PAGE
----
Tuesday, November 17, 2009

USDCAD—Chop-chop-chopping along

Yesterday, I wrote that I went long at 1.0473. I was stopped out at 1.0445 for a loss of 28 pips. I entered a long at 1.0433 which profit stopped out at 1.0443 on a dip. Undeterred, I tried another long at 1.0453. As of 6:15 AM EST it’s up 123 pips. I took some partial profits off the table at 120 pips this morning. Two questions probably arise from this little tale.

1) Why did I keep going long?
2) Is this pair really going anywhere?

The answer to the first is, in part, because of the close analysis I have been doing on this pair. I have spent hours tracking it, calculating various zones of support and resistance, and using a number of approaches that, if I wrote about them all, would have this blog too wordy to read by anyone but those with no life whatsoever. My belief is the pair is basing. However, that’s just opinion. I will happily throw it out if I find sufficient evidence otherwise. So far I haven’t.

Think for a moment about what basing means in terms of behavior. It’s trying to find a bottom and it’s chop-chop-chopping along while it does so. So far the bottom is in at 1.0208. It’s not re-approaching that level, despite the dips. When basing, a pair is reversing trend. This is a slow process; the longer it goes on, the better it is for eventual recovery. Each time this pair dips, buyers are coming in at higher levels than before. So the pair climbs. Then some buyers get nervous and decide to take quick profits. The pair drops. But new buyers come in. They’re becoming aware of movement. And they want to grab some pips. This is our little drama that’s played out every day in the markets. Price moves up; price moves down while it’s seeking out a direction. This is what basing feels like.

Getting back to the first question—why did I keep going long—the answer is found in this reasoning. If basing means ups and downs then I’m going to buy the downs. That means I look for reasonable entry points so the stop, if it gets hit, doesn’t bother me too much. Yes, all losses stink. Unfortunately, you can’t trade without them. But I can keep them relatively small.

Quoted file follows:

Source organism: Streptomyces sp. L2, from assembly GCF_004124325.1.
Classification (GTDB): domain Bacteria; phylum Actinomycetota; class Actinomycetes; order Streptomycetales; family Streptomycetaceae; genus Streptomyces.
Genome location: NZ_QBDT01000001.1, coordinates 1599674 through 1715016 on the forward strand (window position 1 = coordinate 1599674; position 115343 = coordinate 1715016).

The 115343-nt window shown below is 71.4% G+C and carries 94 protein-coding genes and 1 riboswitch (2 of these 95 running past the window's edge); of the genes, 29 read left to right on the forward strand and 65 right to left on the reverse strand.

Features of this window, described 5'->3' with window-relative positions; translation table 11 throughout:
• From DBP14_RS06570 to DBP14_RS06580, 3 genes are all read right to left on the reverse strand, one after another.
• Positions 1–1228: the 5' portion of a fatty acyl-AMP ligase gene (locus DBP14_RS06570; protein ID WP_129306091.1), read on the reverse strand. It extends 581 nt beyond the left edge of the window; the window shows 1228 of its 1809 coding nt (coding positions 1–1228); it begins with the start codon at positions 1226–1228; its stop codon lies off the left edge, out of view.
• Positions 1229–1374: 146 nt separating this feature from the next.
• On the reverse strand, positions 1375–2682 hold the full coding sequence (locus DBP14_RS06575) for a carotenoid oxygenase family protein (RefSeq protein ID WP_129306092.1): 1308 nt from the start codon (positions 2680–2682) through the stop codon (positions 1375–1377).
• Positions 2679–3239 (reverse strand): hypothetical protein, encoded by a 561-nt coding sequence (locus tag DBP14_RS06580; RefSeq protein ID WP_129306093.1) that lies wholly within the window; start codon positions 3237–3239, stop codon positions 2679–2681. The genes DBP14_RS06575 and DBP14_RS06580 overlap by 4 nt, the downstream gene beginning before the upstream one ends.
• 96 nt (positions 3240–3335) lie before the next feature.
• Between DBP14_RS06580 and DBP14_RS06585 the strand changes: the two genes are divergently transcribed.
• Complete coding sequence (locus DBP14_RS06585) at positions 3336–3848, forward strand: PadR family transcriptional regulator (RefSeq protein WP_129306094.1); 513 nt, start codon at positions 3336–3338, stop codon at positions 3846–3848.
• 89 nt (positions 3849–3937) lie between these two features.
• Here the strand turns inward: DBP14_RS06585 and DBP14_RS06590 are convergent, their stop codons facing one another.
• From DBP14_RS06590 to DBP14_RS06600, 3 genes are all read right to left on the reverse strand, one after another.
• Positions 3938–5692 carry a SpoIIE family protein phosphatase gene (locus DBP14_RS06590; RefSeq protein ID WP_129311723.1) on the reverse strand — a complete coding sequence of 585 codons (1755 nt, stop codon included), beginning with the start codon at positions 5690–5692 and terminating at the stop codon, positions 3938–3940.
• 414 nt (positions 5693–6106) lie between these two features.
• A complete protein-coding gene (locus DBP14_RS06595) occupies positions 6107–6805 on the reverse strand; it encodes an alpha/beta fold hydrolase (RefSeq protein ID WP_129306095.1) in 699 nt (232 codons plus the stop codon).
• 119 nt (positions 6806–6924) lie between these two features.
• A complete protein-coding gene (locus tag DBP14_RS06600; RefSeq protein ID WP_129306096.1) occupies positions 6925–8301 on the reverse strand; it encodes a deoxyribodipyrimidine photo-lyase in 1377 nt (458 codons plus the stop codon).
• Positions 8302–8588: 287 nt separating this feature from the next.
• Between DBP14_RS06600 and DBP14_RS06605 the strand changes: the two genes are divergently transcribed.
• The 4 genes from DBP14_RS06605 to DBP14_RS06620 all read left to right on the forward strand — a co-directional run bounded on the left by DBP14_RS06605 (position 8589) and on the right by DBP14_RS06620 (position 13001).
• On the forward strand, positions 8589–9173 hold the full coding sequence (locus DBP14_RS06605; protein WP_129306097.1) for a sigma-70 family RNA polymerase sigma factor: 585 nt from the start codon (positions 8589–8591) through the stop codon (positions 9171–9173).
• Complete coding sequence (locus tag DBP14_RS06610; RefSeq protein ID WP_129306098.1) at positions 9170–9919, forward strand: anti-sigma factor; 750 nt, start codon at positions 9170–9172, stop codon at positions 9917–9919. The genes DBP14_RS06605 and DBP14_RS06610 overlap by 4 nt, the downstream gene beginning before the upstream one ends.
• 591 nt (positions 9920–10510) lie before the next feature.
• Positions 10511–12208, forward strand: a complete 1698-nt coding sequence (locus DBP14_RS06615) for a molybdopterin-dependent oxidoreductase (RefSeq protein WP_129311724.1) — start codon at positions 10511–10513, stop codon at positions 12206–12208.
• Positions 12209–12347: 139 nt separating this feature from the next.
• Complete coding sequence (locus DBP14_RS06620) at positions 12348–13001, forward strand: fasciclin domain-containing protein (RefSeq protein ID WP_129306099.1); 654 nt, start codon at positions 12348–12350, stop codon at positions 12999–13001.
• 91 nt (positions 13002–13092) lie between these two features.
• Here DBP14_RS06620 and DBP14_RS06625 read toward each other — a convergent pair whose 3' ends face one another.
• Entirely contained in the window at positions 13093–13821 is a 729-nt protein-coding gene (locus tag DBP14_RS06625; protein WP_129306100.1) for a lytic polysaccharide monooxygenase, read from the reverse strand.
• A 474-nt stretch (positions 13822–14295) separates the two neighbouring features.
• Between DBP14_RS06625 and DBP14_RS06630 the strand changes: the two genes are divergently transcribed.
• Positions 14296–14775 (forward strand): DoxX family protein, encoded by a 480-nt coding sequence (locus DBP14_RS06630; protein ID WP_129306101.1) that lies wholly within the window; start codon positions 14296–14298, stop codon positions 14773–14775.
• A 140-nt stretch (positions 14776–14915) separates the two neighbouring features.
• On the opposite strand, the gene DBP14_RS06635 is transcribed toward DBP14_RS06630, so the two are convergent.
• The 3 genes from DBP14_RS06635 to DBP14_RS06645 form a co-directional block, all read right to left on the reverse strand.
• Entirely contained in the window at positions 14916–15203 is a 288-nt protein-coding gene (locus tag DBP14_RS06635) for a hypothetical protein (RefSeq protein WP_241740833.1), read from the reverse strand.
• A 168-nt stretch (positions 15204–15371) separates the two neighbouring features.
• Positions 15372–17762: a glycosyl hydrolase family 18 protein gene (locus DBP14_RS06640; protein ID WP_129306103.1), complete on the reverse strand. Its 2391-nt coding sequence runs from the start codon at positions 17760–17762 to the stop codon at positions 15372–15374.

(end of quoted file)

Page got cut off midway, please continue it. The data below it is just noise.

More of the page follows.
On the three hour chart, the pair held a price that was also polarity. I found this encouraging. I bought again. I still was stopped but I had already moved my stop to above breakeven. Because it reversed again, just about the point it stopped me out (how often does that happen, kiddos?), I bought again. There’s also divergence between price and RSI. Before I left my desk yesterday, I moved my stop to just above breakeven. This allowed me to sleep well. This morning, voila, up 120 pips. The market rewarded my persistence because the market is what gave me the clues that led to my being persistent.

For the second question—is the pair really going anywhere—the true answer is who the heck knows. Yes, there are those who will tell you absolutely yes or absolutely not because the cycle is blah-blah or the Elliott Wave count is such and such. Those are clues—they’re not definitive answers. All we should do as traders is gather our evidence (which must consist of more than one clue or theory) and decide what amount of loss you can live with. Then find your entry and make your trade.

Here are the general clues I’m working with:

1) I still see the pair as in uptrend from its 2007 low.
2) Weekly closes have held well above the recent low of 1.0208
3) There’s serious support (based on my calculations) in the 1.0325/50/75 range
4) One can argue an EW count that supports an upward movement

In addition, even if it’s not basing at all—it’s in some sort of minor correction before fulfilling the doom and gloom crowd’s belief that the USD will be worth nada in the coming months, it has slowed its rate of descent and some chop-chop is definitely taking place. This means pips are available for the taking. Can anything change my mind it’s basing? I’ve said so repeatedly. I work very hard at not getting attached to my beliefs.

Here’s the three-hour chart:

© Dianne Fecteau, 2009. No part of this material may be reproduced in any form, or referred to in any other publication, without the express written permission of the author.

My purpose in writing this blog is to show you how one trader, me, makes trading decisions and survives while trading Forex. One of the biggest problems I had when I first started trading was trying to apply the “rules” to actual trades. Another was the psychology—limiting losses and letting profits run. If you study my blog you’ll see how I deal with both those issues. So my writings are not trade recommendations but rather educational in purpose. You have to decide on your own approach to trading. Remember that trading is risky.

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